There's a foundation of trust throughout the community. When some people are ready to start something, and some people aren't, they don't say "Hey everybody, shut the hell up!" They hum a song together to start building space. After students lead a class or activity, they open the floor to the rest of the people there, asking, peers to peers, how the activity could have gone better, or just differently. The question was asked and answered each time with a lot of respect. In delicate conversations about Israeli politics or relative strictness of ritual observance, it went without saying that convincing each other was less important than exploring the question. The students there learn as much about practical rabbiing from one another as they do from the professors, and I think that's a pretty awesome way to go about it.
After my first day visiting the campus, seeing this student community in action, I had a weird kind of angst about me all over the subway ride home. At some point on a bridge across the Charles I stopped and stared out at some sailboats, and tried to figure out why I might be feeling so crummy. They all just seemed so happy and well-adjusted and talented there. It didn't seem like I would belong. 
Lying in bed that night, the problem came around differently, and a little bit better maybe. It wasn't really about if I was cool enough (or happy or talented). It's whether I was brave enough to participate. Here was an organization, community, whatever, whose sole use for me was to make me the best Rabbi Yotam Schachter-Shalomi I can be. With no prescription for my particular practice, or theology, or Jewish politics, they just want me to follow my rabbinical star, with me the only judge for what that looks like. They would trust me to decide for myself what I'm gonna be like as a rabbi. They have all the resources necessary to get me there, and they believe in the worth of my rabbinate, even though nobody knows that looks like.
It's scary, and it's a lot to live up to. Meeting someone else's standards can take a lot less vulnerability than meeting your own.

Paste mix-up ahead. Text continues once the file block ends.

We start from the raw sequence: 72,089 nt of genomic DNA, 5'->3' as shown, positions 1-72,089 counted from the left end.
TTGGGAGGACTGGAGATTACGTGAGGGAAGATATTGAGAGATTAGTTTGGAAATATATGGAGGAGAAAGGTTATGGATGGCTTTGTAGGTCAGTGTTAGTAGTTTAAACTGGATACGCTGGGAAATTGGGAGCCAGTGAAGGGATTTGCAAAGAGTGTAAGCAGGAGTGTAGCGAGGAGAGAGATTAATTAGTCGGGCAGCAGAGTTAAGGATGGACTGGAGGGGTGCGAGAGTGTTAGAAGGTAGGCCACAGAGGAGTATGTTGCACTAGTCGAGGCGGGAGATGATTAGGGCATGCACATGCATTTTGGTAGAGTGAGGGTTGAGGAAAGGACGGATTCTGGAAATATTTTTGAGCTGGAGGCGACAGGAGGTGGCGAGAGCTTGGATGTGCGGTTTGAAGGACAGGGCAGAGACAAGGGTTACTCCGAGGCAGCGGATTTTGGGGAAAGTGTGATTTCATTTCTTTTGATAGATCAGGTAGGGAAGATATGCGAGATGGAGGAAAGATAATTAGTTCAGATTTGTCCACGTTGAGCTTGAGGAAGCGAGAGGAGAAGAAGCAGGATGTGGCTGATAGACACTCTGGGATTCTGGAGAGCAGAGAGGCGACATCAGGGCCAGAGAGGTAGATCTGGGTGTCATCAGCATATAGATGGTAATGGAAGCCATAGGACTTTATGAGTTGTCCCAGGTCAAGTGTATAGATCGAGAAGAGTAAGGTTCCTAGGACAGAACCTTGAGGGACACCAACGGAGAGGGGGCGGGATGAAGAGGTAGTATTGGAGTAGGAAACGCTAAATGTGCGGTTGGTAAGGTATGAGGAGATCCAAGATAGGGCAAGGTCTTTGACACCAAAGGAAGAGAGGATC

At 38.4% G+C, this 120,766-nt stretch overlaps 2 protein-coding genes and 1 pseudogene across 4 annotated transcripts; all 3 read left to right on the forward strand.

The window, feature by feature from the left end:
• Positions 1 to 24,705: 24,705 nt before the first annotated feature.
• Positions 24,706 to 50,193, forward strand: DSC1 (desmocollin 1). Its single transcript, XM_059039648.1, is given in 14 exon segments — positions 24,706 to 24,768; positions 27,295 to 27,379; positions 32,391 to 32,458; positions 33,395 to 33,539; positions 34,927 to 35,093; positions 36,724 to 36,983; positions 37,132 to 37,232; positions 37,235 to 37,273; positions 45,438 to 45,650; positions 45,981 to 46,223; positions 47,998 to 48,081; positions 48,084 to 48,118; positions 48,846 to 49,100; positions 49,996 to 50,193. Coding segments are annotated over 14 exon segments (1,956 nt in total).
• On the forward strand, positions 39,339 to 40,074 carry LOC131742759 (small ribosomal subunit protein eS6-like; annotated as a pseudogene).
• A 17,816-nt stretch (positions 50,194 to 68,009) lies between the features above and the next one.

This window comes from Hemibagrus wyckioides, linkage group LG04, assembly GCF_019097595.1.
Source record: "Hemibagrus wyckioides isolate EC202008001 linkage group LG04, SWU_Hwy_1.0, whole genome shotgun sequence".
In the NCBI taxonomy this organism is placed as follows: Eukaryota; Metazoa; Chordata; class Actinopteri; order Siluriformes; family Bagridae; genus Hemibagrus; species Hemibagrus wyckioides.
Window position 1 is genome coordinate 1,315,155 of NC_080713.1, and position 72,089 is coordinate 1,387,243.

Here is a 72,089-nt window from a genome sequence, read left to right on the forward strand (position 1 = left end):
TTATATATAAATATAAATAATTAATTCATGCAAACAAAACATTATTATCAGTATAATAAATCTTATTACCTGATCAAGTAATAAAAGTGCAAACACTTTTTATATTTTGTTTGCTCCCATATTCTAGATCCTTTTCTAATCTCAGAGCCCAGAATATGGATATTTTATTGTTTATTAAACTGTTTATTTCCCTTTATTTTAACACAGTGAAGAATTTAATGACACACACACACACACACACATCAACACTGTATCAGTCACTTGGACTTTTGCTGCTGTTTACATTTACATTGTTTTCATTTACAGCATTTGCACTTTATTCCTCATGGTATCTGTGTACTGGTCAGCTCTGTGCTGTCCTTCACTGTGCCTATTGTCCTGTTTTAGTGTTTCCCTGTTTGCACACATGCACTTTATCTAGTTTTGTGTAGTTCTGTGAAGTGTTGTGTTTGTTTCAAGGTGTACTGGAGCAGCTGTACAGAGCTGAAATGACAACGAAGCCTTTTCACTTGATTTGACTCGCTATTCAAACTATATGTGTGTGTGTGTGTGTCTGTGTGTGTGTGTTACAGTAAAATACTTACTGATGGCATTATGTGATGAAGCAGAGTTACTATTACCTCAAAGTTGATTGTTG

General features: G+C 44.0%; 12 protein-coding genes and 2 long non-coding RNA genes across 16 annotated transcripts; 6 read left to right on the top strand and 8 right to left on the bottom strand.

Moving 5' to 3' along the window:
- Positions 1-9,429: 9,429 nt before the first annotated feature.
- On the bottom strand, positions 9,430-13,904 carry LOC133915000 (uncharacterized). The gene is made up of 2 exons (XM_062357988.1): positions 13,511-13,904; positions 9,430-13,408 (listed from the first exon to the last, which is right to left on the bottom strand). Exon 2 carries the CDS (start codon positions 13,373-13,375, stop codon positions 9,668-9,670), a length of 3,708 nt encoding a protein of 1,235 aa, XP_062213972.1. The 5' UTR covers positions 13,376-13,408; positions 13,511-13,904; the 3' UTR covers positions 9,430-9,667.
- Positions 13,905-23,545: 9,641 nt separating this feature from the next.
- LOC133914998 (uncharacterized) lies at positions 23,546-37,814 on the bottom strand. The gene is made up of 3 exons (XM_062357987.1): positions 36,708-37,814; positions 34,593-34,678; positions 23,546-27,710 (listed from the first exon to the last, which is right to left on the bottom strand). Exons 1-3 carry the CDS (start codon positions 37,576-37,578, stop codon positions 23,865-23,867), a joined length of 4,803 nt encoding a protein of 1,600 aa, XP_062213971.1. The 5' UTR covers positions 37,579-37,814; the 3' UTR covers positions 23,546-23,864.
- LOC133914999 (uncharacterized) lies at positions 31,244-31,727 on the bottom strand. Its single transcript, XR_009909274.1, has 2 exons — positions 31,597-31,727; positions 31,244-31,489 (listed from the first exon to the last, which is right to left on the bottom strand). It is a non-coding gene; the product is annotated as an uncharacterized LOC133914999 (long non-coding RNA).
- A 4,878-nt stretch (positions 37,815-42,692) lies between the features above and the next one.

Now, it's easy enough to turn away from that when it hasn't been laid out for you so explicitly. Cowardice like mine is easy in the dark. But when I faced the question, there was only one answer, right? Do I believe in my own rabbinate?
I started crying a little, and grinning a lot. (I cry in like every post, don't I? I cried yesterday, too. I mean, Yadventures? More like CRYadventures! What a Baby.) I thought about the excellent educational possibilities ahead of me, at HC or elsewhere. I thought about my good friends in the Boston Metropolitan Area and the rest of the world. I thought about my rapidly decreasing body mass, and my warm and intimate prayer-life, and the exciting adventures ahead of me. There wasn't anything else left to ask for, really. I've been given everything I need and more, and God was leaning in to ask me if I will be willing, when the time comes, to use it all in Service.
Again, when you're faced with a question like that, there is only one answer. I said Yes, excited, delighted, honored, and went to sleep.
Well, I tried to go to sleep. It usually takes me a while, and I was kinda all worked up. But I really enjoyed lying in bed and feeling my heart grow for a while, and then eventually I wasn't awake anymore. You know how that is.

Here's me with my Two-Stepping Austin friends: